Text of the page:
quotes tagged with 'selfreliance'

For my own part, I am not so well satisfied of the goodness of this thing. I am for doing good to the poor, but I differ in opinion of the means. -- I think the best way of doing good to the poor, is not making them easy in poverty, but leading or driving them out of it. In my youth I travelled much, and I observed in different countries, that the more public provisions were made for the poor, the less they provided for themselves, and of course became poorer. And, on the contrary, the less was done for them, the more they did for themselves, and became richer. There is no country in the world where so many provisions are established for them; so many hospitals to receive them when they are sick or lame, founded and maintained by voluntary charities; so many alms-houses for the aged of both sexes, together with a solemn general law made by the rich to subject their estates to a heavy tax for the support of the poor. Under all these obligations, are our poor modest, humble, and thankful; and do they use their best endeavours to maintain themselves, and lighten our shoulders of this burthen? -- On the contrary, I affirm that there is no country in the world in which the poor are more idle, dissolute, drunken, and insolent. The day you passed that act, you took away from before their eyes the greatest of all inducements to industry, frugality, and sobriety, by giving them a dependance on somewhat else than a careful accumulation during youth and health, for support in age or sickness. In short, you offered a premium for the encouragement of idleness, and you should not now wonder that it has had its effect in the increase of poverty. Repeal that law, and you will soon see a change in their manners. St. Monday, and St. Tuesday, will cease to be holidays. SIX days shalt thou labour, though one of the old commandments long treated as out of date, will again be looked upon as a respectable precept; industry will increase, and with it plenty among the lower people; their circumstances will mend, and more will be done for their happiness by inuring them to provide for themselves, than could be done by dividing all your estates among them.

Author: Benjamin Franklin, Source: The Works of Benjamin Franklin Volume II, Political Economy, "Essay On the Price of Corn, and Management of the Poor", p. 356Saved by dtbrewer in welfare prosperity selfreliance charity poverty 10 years ago[save this] [permalink]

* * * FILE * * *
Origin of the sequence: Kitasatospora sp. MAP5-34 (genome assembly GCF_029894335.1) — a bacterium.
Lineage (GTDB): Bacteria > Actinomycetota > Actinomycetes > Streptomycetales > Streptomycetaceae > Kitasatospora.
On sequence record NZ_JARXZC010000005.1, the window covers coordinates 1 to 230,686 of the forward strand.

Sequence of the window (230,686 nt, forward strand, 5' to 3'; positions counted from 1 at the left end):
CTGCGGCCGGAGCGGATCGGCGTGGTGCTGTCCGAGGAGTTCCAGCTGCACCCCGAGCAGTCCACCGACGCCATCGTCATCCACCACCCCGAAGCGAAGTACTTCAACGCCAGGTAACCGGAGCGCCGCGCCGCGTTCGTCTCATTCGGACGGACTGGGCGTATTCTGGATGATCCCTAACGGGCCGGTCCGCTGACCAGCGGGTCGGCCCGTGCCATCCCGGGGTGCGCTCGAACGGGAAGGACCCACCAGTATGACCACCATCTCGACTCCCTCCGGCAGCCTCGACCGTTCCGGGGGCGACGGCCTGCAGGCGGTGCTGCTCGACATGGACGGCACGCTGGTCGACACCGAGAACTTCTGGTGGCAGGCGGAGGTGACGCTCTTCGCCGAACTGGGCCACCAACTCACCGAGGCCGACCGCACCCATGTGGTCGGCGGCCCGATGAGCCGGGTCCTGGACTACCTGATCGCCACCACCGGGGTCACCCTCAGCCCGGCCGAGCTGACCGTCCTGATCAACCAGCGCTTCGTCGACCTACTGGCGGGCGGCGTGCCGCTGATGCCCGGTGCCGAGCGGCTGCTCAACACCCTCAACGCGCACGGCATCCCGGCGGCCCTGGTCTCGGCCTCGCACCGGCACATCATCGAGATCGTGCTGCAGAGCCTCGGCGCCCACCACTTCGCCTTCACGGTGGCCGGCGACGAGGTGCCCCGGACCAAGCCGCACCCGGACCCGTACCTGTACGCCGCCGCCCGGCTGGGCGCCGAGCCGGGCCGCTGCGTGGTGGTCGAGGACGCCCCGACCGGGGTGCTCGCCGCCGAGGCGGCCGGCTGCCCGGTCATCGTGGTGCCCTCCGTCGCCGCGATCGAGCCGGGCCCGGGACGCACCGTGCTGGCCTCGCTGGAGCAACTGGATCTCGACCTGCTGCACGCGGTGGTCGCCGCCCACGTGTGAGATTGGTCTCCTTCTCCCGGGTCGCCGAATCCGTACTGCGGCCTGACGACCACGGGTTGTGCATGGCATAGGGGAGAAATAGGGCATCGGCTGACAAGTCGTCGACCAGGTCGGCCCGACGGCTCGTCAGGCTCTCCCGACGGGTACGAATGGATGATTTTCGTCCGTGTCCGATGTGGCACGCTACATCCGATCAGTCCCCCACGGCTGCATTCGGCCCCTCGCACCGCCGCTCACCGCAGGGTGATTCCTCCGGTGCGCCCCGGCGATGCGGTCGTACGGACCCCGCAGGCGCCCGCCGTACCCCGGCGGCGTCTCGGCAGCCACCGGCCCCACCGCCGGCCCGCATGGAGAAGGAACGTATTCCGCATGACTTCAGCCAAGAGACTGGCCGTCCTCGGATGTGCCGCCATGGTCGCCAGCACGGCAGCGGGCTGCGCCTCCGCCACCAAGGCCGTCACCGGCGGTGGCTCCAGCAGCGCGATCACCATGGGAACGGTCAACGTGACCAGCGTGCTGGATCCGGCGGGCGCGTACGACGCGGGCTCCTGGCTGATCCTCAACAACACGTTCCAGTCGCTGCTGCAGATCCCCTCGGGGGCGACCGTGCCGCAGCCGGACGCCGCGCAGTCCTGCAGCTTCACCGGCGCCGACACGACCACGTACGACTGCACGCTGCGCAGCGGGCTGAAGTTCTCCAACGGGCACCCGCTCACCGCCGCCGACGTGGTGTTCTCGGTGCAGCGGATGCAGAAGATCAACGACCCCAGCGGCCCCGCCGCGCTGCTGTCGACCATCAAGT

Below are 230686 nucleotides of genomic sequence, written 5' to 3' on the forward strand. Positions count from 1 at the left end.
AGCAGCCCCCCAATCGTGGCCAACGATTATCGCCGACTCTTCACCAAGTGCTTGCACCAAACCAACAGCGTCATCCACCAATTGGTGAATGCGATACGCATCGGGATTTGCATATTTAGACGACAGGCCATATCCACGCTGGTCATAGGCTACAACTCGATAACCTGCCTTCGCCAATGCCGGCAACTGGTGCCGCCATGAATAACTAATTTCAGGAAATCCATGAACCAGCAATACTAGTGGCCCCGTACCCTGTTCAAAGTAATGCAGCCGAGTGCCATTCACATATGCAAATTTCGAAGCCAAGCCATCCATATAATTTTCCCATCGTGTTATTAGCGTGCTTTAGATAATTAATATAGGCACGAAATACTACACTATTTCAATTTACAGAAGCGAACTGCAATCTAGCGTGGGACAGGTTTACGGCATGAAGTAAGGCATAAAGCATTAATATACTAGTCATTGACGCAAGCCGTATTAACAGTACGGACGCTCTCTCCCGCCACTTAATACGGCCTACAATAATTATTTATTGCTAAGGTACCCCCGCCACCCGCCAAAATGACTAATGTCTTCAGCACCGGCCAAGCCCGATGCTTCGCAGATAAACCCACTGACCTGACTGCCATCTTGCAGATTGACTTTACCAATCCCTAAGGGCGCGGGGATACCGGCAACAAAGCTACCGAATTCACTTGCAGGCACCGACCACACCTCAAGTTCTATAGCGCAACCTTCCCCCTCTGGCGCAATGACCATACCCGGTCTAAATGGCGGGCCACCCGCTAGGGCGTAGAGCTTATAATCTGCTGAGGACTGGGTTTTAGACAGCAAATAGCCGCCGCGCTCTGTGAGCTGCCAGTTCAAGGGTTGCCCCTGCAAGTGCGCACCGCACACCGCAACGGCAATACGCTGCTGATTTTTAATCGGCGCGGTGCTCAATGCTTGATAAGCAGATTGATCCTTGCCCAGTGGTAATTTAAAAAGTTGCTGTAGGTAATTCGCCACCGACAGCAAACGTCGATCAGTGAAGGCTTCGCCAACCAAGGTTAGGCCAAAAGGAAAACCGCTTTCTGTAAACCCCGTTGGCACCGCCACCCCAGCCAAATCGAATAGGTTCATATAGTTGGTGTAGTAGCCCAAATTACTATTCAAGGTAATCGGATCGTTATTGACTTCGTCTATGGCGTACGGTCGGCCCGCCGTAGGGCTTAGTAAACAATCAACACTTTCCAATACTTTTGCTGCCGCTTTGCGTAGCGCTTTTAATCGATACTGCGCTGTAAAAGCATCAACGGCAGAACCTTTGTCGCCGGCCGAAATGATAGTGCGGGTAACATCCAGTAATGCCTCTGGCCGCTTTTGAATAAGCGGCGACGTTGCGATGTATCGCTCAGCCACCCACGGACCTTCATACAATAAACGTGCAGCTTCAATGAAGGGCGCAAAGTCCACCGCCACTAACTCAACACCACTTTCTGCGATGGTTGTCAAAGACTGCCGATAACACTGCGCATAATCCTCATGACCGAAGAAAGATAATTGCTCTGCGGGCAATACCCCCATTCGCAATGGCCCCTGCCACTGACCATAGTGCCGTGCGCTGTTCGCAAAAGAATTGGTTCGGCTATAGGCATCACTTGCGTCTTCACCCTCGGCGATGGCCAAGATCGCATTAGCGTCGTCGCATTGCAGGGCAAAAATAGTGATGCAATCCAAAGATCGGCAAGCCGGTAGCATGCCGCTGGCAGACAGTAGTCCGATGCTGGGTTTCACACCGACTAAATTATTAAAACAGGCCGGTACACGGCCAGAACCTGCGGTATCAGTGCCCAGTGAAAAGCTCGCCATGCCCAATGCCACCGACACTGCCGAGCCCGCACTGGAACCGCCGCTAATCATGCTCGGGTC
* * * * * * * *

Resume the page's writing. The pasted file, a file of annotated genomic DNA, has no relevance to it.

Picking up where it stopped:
We are carrying a message of self-reliance throughout the Church. Self-reliance cannot obtain when there is serious debt hanging over a household. One has neither independence nor freedom from bondage when he is obligated to others.


In managing the affairs of the Church, we have tried to set an example. We have, as a matter of policy, stringently followed the practice of setting aside each year a percentage of the income of the Church against a possible day of need.


I am grateful to be able to say that the Church in all its operations, in all its undertakings, in all of its departments, is able to function without borrowed money. If we cannot get along, we will curtail our programs. We will shrink expenditures to fit the income. We will not borrow.

Author: President Gordon B. Hinckley, Source: http://tinyurl.com/4pyzraSaved by mlsscaress in freedom selfreliance prepare bondage savings obligation 10 years ago[save this] [permalink]
Our primary purpose was to set up, insofar as possible, a system under which the curse of idleness would be done away with, the evils of the dole abolished, and independence, industry, thrift, and self-respect be once more established amongst our people. The aim of the Church is to help people to help themselves. Work is to be reenthroned as a ruling principle in the lives of our Church membership.
Author: The First Presidency (1936), Source: Conference Report, October 1936, p. 3. http://speeches.byu.edu...Saved by mlsscaress in welfare work selfreliance industry independence thrift selfrespect idleness 12 years ago[save this] [permalink]
Where there is widespread poverty among our people, we must do all we can to help them to lift themselves, to establish their lives upon a foundation of self-reliance that can come of training. Education is the key to opportunity. This training must be done in the areas where they live. It will then be suited to the opportunities of those areas. And it will cost much less in such places than it would if it were done in the United States or Canada or Europe.